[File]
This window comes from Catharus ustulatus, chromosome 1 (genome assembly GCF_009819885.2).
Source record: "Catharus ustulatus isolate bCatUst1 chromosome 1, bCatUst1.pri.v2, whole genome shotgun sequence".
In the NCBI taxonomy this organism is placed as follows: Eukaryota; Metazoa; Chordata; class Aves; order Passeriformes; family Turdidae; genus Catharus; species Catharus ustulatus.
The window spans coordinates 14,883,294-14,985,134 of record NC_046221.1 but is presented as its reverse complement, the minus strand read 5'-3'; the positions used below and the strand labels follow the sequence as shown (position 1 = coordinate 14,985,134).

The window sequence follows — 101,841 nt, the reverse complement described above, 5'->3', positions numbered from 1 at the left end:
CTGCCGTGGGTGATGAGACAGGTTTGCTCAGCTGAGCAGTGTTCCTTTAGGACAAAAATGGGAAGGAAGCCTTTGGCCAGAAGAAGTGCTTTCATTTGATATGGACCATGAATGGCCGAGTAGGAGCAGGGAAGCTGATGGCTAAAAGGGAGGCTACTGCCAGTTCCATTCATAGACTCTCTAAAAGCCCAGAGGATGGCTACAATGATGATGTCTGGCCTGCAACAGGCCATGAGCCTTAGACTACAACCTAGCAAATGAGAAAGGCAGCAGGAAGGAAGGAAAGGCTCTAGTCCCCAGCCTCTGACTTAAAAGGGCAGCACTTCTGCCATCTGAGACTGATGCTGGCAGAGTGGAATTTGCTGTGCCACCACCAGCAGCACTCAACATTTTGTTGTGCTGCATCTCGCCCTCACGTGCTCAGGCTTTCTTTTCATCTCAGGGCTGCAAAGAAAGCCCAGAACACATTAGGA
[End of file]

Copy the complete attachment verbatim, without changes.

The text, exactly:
This window comes from Catharus ustulatus, chromosome 1 (genome assembly GCF_009819885.2).
Source record: "Catharus ustulatus isolate bCatUst1 chromosome 1, bCatUst1.pri.v2, whole genome shotgun sequence".
In the NCBI taxonomy this organism is placed as follows: Eukaryota; Metazoa; Chordata; class Aves; order Passeriformes; family Turdidae; genus Catharus; species Catharus ustulatus.
The window spans coordinates 14,883,294-14,985,134 of record NC_046221.1 but is presented as its reverse complement, the minus strand read 5'-3'; the positions used below and the strand labels follow the sequence as shown (position 1 = coordinate 14,985,134).

The window sequence follows — 101,841 nt, the reverse complement described above, 5'->3', positions numbered from 1 at the left end:
CTGCCGTGGGTGATGAGACAGGTTTGCTCAGCTGAGCAGTGTTCCTTTAGGACAAAAATGGGAAGGAAGCCTTTGGCCAGAAGAAGTGCTTTCATTTGATATGGACCATGAATGGCCGAGTAGGAGCAGGGAAGCTGATGGCTAAAAGGGAGGCTACTGCCAGTTCCATTCATAGACTCTCTAAAAGCCCAGAGGATGGCTACAATGATGATGTCTGGCCTGCAACAGGCCATGAGCCTTAGACTACAACCTAGCAAATGAGAAAGGCAGCAGGAAGGAAGGAAAGGCTCTAGTCCCCAGCCTCTGACTTAAAAGGGCAGCACTTCTGCCATCTGAGACTGATGCTGGCAGAGTGGAATTTGCTGTGCCACCACCAGCAGCACTCAACATTTTGTTGTGCTGCATCTCGCCCTCACGTGCTCAGGCTTTCTTTTCATCTCAGGGCTGCAAAGAAAGCCCAGAACACATTAGGA